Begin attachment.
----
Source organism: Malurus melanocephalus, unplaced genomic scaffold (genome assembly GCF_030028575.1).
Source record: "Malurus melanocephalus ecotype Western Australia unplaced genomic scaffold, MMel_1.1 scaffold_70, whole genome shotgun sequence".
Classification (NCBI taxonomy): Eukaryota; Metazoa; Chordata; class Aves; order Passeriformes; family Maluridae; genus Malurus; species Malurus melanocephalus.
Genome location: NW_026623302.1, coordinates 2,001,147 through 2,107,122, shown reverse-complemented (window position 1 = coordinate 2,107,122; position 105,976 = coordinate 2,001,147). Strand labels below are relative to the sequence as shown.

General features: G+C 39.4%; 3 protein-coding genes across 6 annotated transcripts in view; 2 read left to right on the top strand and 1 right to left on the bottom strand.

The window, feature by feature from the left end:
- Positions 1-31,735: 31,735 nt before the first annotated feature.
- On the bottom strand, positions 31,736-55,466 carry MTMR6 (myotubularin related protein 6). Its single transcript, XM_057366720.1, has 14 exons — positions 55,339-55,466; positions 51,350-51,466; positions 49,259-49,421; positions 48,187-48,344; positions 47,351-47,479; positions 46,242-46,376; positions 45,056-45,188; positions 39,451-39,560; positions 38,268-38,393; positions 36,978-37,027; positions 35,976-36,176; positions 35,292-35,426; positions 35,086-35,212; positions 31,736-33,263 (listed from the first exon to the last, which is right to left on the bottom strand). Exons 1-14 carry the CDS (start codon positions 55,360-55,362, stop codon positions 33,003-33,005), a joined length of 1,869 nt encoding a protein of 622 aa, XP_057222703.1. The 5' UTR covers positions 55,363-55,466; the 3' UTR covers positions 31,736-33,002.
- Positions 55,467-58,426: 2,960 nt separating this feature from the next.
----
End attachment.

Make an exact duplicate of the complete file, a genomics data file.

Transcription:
Source organism: Malurus melanocephalus, unplaced genomic scaffold (genome assembly GCF_030028575.1).
Source record: "Malurus melanocephalus ecotype Western Australia unplaced genomic scaffold, MMel_1.1 scaffold_70, whole genome shotgun sequence".
Classification (NCBI taxonomy): Eukaryota; Metazoa; Chordata; class Aves; order Passeriformes; family Maluridae; genus Malurus; species Malurus melanocephalus.
Genome location: NW_026623302.1, coordinates 2,001,147 through 2,107,122, shown reverse-complemented (window position 1 = coordinate 2,107,122; position 105,976 = coordinate 2,001,147). Strand labels below are relative to the sequence as shown.

General features: G+C 39.4%; 3 protein-coding genes across 6 annotated transcripts in view; 2 read left to right on the top strand and 1 right to left on the bottom strand.

The window, feature by feature from the left end:
- Positions 1-31,735: 31,735 nt before the first annotated feature.
- On the bottom strand, positions 31,736-55,466 carry MTMR6 (myotubularin related protein 6). Its single transcript, XM_057366720.1, has 14 exons — positions 55,339-55,466; positions 51,350-51,466; positions 49,259-49,421; positions 48,187-48,344; positions 47,351-47,479; positions 46,242-46,376; positions 45,056-45,188; positions 39,451-39,560; positions 38,268-38,393; positions 36,978-37,027; positions 35,976-36,176; positions 35,292-35,426; positions 35,086-35,212; positions 31,736-33,263 (listed from the first exon to the last, which is right to left on the bottom strand). Exons 1-14 carry the CDS (start codon positions 55,360-55,362, stop codon positions 33,003-33,005), a joined length of 1,869 nt encoding a protein of 622 aa, XP_057222703.1. The 5' UTR covers positions 55,363-55,466; the 3' UTR covers positions 31,736-33,002.
- Positions 55,467-58,426: 2,960 nt separating this feature from the next.